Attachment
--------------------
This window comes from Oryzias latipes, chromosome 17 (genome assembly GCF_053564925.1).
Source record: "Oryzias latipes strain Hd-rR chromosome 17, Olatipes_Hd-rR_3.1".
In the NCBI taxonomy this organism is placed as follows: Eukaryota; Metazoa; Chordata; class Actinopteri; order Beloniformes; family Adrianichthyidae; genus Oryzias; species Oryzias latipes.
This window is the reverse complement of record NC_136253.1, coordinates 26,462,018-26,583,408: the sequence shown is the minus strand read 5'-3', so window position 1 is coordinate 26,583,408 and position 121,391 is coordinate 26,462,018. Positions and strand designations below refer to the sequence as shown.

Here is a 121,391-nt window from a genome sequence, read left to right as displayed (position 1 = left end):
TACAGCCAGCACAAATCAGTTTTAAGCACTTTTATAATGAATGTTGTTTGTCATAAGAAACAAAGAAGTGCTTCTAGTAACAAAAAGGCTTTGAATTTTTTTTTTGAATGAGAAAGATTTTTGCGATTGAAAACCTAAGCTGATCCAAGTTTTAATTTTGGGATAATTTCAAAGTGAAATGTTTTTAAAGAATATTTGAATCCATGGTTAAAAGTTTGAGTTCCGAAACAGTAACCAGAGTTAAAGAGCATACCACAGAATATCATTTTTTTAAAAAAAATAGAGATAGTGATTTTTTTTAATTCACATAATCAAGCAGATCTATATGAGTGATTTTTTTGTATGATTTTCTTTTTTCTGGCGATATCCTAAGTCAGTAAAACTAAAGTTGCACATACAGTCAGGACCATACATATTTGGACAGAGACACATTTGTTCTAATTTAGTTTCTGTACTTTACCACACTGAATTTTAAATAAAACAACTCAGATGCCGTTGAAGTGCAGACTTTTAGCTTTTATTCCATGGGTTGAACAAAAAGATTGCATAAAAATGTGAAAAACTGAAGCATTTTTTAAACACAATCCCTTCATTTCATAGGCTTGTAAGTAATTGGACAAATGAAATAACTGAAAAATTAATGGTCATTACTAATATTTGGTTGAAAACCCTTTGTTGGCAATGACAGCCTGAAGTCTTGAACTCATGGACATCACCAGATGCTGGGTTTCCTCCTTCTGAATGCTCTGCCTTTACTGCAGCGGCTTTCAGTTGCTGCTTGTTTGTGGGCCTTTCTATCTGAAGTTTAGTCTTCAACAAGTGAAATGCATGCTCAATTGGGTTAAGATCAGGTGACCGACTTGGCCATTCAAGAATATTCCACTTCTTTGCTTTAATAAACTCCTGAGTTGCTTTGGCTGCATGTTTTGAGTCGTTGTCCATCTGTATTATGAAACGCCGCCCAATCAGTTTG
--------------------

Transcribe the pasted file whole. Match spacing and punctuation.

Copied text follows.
This window comes from Oryzias latipes, chromosome 17 (genome assembly GCF_053564925.1).
Source record: "Oryzias latipes strain Hd-rR chromosome 17, Olatipes_Hd-rR_3.1".
In the NCBI taxonomy this organism is placed as follows: Eukaryota; Metazoa; Chordata; class Actinopteri; order Beloniformes; family Adrianichthyidae; genus Oryzias; species Oryzias latipes.
This window is the reverse complement of record NC_136253.1, coordinates 26,462,018-26,583,408: the sequence shown is the minus strand read 5'-3', so window position 1 is coordinate 26,583,408 and position 121,391 is coordinate 26,462,018. Positions and strand designations below refer to the sequence as shown.

Here is a 121,391-nt window from a genome sequence, read left to right as displayed (position 1 = left end):
TACAGCCAGCACAAATCAGTTTTAAGCACTTTTATAATGAATGTTGTTTGTCATAAGAAACAAAGAAGTGCTTCTAGTAACAAAAAGGCTTTGAATTTTTTTTTTGAATGAGAAAGATTTTTGCGATTGAAAACCTAAGCTGATCCAAGTTTTAATTTTGGGATAATTTCAAAGTGAAATGTTTTTAAAGAATATTTGAATCCATGGTTAAAAGTTTGAGTTCCGAAACAGTAACCAGAGTTAAAGAGCATACCACAGAATATCATTTTTTTAAAAAAAATAGAGATAGTGATTTTTTTTAATTCACATAATCAAGCAGATCTATATGAGTGATTTTTTTGTATGATTTTCTTTTTTCTGGCGATATCCTAAGTCAGTAAAACTAAAGTTGCACATACAGTCAGGACCATACATATTTGGACAGAGACACATTTGTTCTAATTTAGTTTCTGTACTTTACCACACTGAATTTTAAATAAAACAACTCAGATGCCGTTGAAGTGCAGACTTTTAGCTTTTATTCCATGGGTTGAACAAAAAGATTGCATAAAAATGTGAAAAACTGAAGCATTTTTTAAACACAATCCCTTCATTTCATAGGCTTGTAAGTAATTGGACAAATGAAATAACTGAAAAATTAATGGTCATTACTAATATTTGGTTGAAAACCCTTTGTTGGCAATGACAGCCTGAAGTCTTGAACTCATGGACATCACCAGATGCTGGGTTTCCTCCTTCTGAATGCTCTGCCTTTACTGCAGCGGCTTTCAGTTGCTGCTTGTTTGTGGGCCTTTCTATCTGAAGTTTAGTCTTCAACAAGTGAAATGCATGCTCAATTGGGTTAAGATCAGGTGACCGACTTGGCCATTCAAGAATATTCCACTTCTTTGCTTTAATAAACTCCTGAGTTGCTTTGGCTGCATGTTTTGAGTCGTTGTCCATCTGTATTATGAAACGCCGCCCAATCAGTTTG